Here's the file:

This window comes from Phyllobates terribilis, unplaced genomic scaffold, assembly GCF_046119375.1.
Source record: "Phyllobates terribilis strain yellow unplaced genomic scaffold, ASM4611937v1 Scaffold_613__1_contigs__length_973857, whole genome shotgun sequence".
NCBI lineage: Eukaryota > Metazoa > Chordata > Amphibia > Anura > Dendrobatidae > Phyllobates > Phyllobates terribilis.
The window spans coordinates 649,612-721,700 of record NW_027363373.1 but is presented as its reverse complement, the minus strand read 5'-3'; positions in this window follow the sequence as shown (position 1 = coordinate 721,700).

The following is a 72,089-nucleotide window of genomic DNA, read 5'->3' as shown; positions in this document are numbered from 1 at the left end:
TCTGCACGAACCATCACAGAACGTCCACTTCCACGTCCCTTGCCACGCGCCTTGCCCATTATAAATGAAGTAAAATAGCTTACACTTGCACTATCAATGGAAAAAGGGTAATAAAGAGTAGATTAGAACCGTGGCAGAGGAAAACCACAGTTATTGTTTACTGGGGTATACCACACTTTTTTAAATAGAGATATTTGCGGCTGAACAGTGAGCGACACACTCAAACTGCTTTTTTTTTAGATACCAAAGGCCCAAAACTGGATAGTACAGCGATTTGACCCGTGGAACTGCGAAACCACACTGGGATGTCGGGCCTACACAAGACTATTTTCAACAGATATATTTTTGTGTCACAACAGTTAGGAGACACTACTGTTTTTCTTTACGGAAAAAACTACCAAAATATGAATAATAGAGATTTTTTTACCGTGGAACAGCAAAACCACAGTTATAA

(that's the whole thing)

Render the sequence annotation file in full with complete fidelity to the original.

This window comes from Phyllobates terribilis, unplaced genomic scaffold, assembly GCF_046119375.1.
Source record: "Phyllobates terribilis strain yellow unplaced genomic scaffold, ASM4611937v1 Scaffold_613__1_contigs__length_973857, whole genome shotgun sequence".
NCBI lineage: Eukaryota > Metazoa > Chordata > Amphibia > Anura > Dendrobatidae > Phyllobates > Phyllobates terribilis.
The window spans coordinates 649,612-721,700 of record NW_027363373.1 but is presented as its reverse complement, the minus strand read 5'-3'; positions in this window follow the sequence as shown (position 1 = coordinate 721,700).

The following is a 72,089-nucleotide window of genomic DNA, read 5'->3' as shown; positions in this document are numbered from 1 at the left end:
TCTGCACGAACCATCACAGAACGTCCACTTCCACGTCCCTTGCCACGCGCCTTGCCCATTATAAATGAAGTAAAATAGCTTACACTTGCACTATCAATGGAAAAAGGGTAATAAAGAGTAGATTAGAACCGTGGCAGAGGAAAACCACAGTTATTGTTTACTGGGGTATACCACACTTTTTTAAATAGAGATATTTGCGGCTGAACAGTGAGCGACACACTCAAACTGCTTTTTTTTTAGATACCAAAGGCCCAAAACTGGATAGTACAGCGATTTGACCCGTGGAACTGCGAAACCACACTGGGATGTCGGGCCTACACAAGACTATTTTCAACAGATATATTTTTGTGTCACAACAGTTAGGAGACACTACTGTTTTTCTTTACGGAAAAAACTACCAAAATATGAATAATAGAGATTTTTTTACCGTGGAACAGCAAAACCACAGTTATAA